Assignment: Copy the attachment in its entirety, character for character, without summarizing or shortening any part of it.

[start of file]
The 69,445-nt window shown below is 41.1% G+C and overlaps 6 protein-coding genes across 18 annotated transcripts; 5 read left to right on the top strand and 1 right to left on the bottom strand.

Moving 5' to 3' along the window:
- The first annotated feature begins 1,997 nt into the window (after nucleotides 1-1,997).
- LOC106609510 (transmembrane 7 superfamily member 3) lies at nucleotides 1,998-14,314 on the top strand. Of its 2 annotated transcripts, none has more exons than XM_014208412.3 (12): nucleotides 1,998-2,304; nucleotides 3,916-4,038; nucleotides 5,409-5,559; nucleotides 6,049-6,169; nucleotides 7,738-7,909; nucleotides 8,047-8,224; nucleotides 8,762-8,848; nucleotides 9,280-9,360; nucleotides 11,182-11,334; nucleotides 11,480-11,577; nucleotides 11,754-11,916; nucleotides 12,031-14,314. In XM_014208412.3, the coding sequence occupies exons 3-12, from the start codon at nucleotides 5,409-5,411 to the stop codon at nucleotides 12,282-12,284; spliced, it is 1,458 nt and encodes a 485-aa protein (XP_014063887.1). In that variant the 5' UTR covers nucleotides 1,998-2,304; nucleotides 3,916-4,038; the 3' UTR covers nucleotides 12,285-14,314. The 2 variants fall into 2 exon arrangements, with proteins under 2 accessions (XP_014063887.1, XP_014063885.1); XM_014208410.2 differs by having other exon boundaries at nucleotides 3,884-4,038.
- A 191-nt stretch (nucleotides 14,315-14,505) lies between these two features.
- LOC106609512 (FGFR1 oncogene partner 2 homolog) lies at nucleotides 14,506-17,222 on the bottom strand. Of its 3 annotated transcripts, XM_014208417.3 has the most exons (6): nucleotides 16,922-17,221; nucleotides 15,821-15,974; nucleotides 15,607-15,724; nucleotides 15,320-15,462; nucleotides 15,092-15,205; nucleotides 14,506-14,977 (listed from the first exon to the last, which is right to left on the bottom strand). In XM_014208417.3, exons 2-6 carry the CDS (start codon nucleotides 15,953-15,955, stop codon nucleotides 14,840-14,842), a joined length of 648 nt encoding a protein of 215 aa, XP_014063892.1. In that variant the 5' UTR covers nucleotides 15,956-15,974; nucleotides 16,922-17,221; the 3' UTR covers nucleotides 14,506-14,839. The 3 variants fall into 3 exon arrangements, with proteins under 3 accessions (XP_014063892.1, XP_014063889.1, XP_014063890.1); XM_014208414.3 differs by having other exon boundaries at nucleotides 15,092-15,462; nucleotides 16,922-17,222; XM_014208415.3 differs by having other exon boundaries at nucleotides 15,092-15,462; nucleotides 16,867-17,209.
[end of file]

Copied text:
The 69,445-nt window shown below is 41.1% G+C and overlaps 6 protein-coding genes across 18 annotated transcripts; 5 read left to right on the top strand and 1 right to left on the bottom strand.

Moving 5' to 3' along the window:
- The first annotated feature begins 1,997 nt into the window (after nucleotides 1-1,997).
- LOC106609510 (transmembrane 7 superfamily member 3) lies at nucleotides 1,998-14,314 on the top strand. Of its 2 annotated transcripts, none has more exons than XM_014208412.3 (12): nucleotides 1,998-2,304; nucleotides 3,916-4,038; nucleotides 5,409-5,559; nucleotides 6,049-6,169; nucleotides 7,738-7,909; nucleotides 8,047-8,224; nucleotides 8,762-8,848; nucleotides 9,280-9,360; nucleotides 11,182-11,334; nucleotides 11,480-11,577; nucleotides 11,754-11,916; nucleotides 12,031-14,314. In XM_014208412.3, the coding sequence occupies exons 3-12, from the start codon at nucleotides 5,409-5,411 to the stop codon at nucleotides 12,282-12,284; spliced, it is 1,458 nt and encodes a 485-aa protein (XP_014063887.1). In that variant the 5' UTR covers nucleotides 1,998-2,304; nucleotides 3,916-4,038; the 3' UTR covers nucleotides 12,285-14,314. The 2 variants fall into 2 exon arrangements, with proteins under 2 accessions (XP_014063887.1, XP_014063885.1); XM_014208410.2 differs by having other exon boundaries at nucleotides 3,884-4,038.
- A 191-nt stretch (nucleotides 14,315-14,505) lies between these two features.
- LOC106609512 (FGFR1 oncogene partner 2 homolog) lies at nucleotides 14,506-17,222 on the bottom strand. Of its 3 annotated transcripts, XM_014208417.3 has the most exons (6): nucleotides 16,922-17,221; nucleotides 15,821-15,974; nucleotides 15,607-15,724; nucleotides 15,320-15,462; nucleotides 15,092-15,205; nucleotides 14,506-14,977 (listed from the first exon to the last, which is right to left on the bottom strand). In XM_014208417.3, exons 2-6 carry the CDS (start codon nucleotides 15,953-15,955, stop codon nucleotides 14,840-14,842), a joined length of 648 nt encoding a protein of 215 aa, XP_014063892.1. In that variant the 5' UTR covers nucleotides 15,956-15,974; nucleotides 16,922-17,221; the 3' UTR covers nucleotides 14,506-14,839. The 3 variants fall into 3 exon arrangements, with proteins under 3 accessions (XP_014063892.1, XP_014063889.1, XP_014063890.1); XM_014208414.3 differs by having other exon boundaries at nucleotides 15,092-15,462; nucleotides 16,922-17,222; XM_014208415.3 differs by having other exon boundaries at nucleotides 15,092-15,462; nucleotides 16,867-17,209.